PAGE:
31 January 2012
It’s 9am Tuesday January 31st aboard Tara as I write these lines. The sky is totally blue, the sea has white-caps again. Surprisingly, we haven’t seen any seabirds (or very few) and no marine mammals.
The Sargasso Sea (named for the drifting seaweed so common here) is a desert, at least in appearance, since the plankton collecting nets are loaded with living things. We are advancing with only the yankee (fore sail) hoisted, and neither main sail nor motor; we’re moving along at 4 knots (7,5 kilometers per hour) thanks to a moderate south-westerly wind. It’s a lot warmer than yesterday, and we’re still being pushed by the powerful current of the Gulf Stream. Everything is peaceful.
Yesterday and last night’s calm spell gave the scientists a chance to finish the first long sampling station of the Savannah-New York leg. Finally this aspect of their work is rather like what fishermen do, often working in cold, crisp air with the halo of spotlights. Right now almost everybody is still sleeping. The next long station will take place in 2 days, further north, off the coast of New York. Before then, the team will be able to rest up and prepare for another frenetic time on deck. This evening we’ll celebrate our first long station, and the 600th immersion of the “rosette.”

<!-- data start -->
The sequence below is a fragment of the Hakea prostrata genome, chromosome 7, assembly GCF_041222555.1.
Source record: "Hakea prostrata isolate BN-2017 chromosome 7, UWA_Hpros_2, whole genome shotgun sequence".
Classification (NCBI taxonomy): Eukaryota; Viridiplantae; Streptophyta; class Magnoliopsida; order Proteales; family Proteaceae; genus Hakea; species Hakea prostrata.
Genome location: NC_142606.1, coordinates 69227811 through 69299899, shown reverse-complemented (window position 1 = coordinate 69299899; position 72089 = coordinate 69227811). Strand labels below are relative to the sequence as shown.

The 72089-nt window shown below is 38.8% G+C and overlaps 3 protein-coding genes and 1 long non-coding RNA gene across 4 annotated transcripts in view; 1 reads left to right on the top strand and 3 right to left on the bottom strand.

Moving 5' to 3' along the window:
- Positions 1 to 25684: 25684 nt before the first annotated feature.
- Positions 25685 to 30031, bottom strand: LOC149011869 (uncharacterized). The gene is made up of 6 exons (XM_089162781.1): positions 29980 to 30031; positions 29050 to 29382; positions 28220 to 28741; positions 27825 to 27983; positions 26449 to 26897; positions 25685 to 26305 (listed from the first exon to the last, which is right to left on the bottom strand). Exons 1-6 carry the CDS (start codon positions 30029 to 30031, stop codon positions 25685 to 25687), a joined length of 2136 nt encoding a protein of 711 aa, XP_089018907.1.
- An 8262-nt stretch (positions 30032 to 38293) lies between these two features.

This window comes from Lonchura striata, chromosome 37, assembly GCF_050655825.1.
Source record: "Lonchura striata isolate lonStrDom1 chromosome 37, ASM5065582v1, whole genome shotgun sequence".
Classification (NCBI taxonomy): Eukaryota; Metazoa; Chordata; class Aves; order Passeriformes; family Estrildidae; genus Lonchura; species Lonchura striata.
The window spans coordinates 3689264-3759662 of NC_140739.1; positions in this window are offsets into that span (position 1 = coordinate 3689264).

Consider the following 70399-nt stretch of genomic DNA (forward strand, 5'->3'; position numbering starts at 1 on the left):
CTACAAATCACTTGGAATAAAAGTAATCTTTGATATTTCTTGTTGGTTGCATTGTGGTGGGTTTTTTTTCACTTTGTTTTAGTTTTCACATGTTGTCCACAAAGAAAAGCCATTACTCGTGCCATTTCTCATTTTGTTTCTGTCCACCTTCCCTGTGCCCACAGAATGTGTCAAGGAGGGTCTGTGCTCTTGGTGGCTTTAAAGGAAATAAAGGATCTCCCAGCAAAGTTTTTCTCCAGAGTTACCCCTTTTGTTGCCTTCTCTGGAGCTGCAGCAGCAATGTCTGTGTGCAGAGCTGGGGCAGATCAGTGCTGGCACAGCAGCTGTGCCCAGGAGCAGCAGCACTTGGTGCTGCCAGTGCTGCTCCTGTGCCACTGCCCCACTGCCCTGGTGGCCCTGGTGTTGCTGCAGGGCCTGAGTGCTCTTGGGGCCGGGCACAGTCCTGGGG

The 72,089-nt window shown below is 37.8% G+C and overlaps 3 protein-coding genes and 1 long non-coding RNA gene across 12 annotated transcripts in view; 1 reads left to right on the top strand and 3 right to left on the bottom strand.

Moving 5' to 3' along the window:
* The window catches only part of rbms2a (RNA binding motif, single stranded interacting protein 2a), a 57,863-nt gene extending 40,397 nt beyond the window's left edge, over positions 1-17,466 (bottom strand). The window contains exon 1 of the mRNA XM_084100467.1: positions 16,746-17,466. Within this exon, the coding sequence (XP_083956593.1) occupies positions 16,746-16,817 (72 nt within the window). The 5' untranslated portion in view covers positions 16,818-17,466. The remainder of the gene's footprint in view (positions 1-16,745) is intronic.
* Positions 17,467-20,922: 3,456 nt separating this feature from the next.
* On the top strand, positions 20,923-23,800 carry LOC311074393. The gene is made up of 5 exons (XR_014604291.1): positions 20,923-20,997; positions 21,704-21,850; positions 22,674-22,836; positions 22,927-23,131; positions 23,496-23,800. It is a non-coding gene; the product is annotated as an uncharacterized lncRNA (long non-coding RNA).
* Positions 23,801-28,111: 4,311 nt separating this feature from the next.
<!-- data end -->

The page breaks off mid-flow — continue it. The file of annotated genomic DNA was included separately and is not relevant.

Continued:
Since the beginning of the sampling work, I’ve been curious to see what’s being collected. And no doubt you’re as impatient as I am to see what they look like — these micro-organisms brought up in the nets and in the rosette’s tubes. Some are visible to the naked eye, notably the krill and fish larvae found at the bottom of the “bongos”, and these I’ve been able to photograph. But certain organisms, for example viruses and bacteria, can only be “discovered” later, in laboratories on land.
Aboard Tara for this leg between Savannah and New York, Sophie Marinesque, research engineer in marine biology, is in charge of the “dry lab” equipped with microscopes. Sophie & I have selected a few of the specimens collected since Savannah. The black and white photos that I’m sending you show the organisms detected by the “flow cam”. The same organisms in color and 3-D were photographed with the “stereoscope” by Luis Gutierrez, Mexican optical engineer, during the San Diego-Panama leg. Take a look at these astonishing images, with captions added by Sophie & myself.
Bon vent à tous,